Running head: MATTEO RICCI 1
This paper was prepared for World Civ 2, section 90, taught by Candace Jeffery.
Matteo Ricci was an Italian man who chose, against his family's wishes, to become a Jesuit priest. After graduating from the Jesuit school in Rome, he chose to go to China to continue his work, becoming a missionary. There is more to his works in China than just his Christian teachings, however. He also brought scientific and mathematical knowledge from the west to the Chinese, teaching subjects that ranged from astronomy to trigonometry. In addition to this, he also produced some of the first maps of China, giving the Chinese a better idea of the oceans and lands surrounding them, as well as giving people from different lands a view of China. According to a Fairfield University (2009), Ricci's success in China as both a missionary and a scholar was due to "his personal qualities, his complete adaptation to Chinese customs (choosing the attire of a Chinese scholar) and to his authoritative knowledge of the sciences" (p.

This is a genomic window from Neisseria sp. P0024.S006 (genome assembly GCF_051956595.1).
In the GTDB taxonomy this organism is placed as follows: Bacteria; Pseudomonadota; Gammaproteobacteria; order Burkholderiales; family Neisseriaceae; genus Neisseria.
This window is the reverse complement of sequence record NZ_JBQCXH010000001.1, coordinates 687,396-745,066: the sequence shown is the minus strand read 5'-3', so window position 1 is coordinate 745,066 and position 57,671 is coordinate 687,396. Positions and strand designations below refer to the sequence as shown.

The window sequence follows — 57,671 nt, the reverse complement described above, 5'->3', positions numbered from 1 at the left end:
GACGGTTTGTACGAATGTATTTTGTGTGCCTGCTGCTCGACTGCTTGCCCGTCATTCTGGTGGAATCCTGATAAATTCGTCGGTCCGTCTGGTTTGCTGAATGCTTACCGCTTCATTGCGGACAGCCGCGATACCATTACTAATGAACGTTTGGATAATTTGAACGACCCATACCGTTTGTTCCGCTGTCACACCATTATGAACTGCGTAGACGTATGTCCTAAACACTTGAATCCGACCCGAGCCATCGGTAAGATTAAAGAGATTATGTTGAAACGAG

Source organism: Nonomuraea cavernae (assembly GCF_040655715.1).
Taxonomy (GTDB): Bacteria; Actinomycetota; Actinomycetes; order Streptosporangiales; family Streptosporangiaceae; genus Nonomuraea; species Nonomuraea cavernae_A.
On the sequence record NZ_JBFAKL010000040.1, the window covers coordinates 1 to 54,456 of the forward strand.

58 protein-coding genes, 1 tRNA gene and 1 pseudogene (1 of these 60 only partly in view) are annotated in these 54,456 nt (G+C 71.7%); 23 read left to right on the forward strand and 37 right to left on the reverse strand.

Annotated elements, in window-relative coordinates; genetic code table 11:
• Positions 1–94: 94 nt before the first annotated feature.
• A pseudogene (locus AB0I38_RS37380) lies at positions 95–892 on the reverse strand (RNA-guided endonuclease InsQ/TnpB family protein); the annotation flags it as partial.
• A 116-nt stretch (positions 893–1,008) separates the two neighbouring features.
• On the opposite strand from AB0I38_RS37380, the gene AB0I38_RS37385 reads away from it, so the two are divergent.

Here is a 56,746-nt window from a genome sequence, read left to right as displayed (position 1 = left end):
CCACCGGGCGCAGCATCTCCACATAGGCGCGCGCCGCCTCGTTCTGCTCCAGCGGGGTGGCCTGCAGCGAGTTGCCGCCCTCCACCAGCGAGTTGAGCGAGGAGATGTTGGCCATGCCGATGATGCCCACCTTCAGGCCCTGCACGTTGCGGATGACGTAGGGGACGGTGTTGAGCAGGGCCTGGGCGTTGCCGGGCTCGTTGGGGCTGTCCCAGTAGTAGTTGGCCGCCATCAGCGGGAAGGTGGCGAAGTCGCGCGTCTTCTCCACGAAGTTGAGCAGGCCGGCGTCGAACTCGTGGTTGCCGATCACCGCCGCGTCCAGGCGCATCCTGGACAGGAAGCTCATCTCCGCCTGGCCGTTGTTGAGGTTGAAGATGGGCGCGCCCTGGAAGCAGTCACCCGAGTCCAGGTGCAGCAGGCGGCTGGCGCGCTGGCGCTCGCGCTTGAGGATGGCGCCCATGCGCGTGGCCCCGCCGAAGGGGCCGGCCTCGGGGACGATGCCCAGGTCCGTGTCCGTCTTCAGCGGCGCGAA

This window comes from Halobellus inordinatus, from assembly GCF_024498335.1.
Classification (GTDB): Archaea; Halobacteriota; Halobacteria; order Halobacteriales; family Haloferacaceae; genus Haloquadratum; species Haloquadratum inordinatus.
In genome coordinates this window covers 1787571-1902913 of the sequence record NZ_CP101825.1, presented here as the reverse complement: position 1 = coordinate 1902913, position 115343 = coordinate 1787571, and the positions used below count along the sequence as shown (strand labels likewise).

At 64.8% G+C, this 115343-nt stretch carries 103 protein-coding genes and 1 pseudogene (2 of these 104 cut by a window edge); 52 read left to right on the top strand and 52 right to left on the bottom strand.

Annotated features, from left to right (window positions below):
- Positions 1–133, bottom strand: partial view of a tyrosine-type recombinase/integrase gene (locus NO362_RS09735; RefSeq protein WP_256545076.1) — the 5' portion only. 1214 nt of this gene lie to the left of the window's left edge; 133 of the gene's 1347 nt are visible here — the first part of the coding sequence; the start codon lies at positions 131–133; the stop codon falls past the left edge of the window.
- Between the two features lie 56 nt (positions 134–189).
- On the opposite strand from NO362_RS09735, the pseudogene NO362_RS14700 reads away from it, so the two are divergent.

As said in the previous paragraph, Matteo Ricci was Italian. He was born in 1552 to the family of Giovanni Battista. According to thinkingfaith.org (2010), the official online journal for British Jesuits, after graduating a Jesuit secondary school (equivalent to a high-school in America) his father enrolled Ricci in law school, hoping to give his son an excellent education and earn him a high station in society (p. 4). However, he dropped out of that school, and "in 1571 he entered the novitiate of the fairly new Society of Jesus, established in 1540, to begin his Jesuit formation", as thinkingfaith.org stated in their article (p. 4). After completing his studies in that school, he...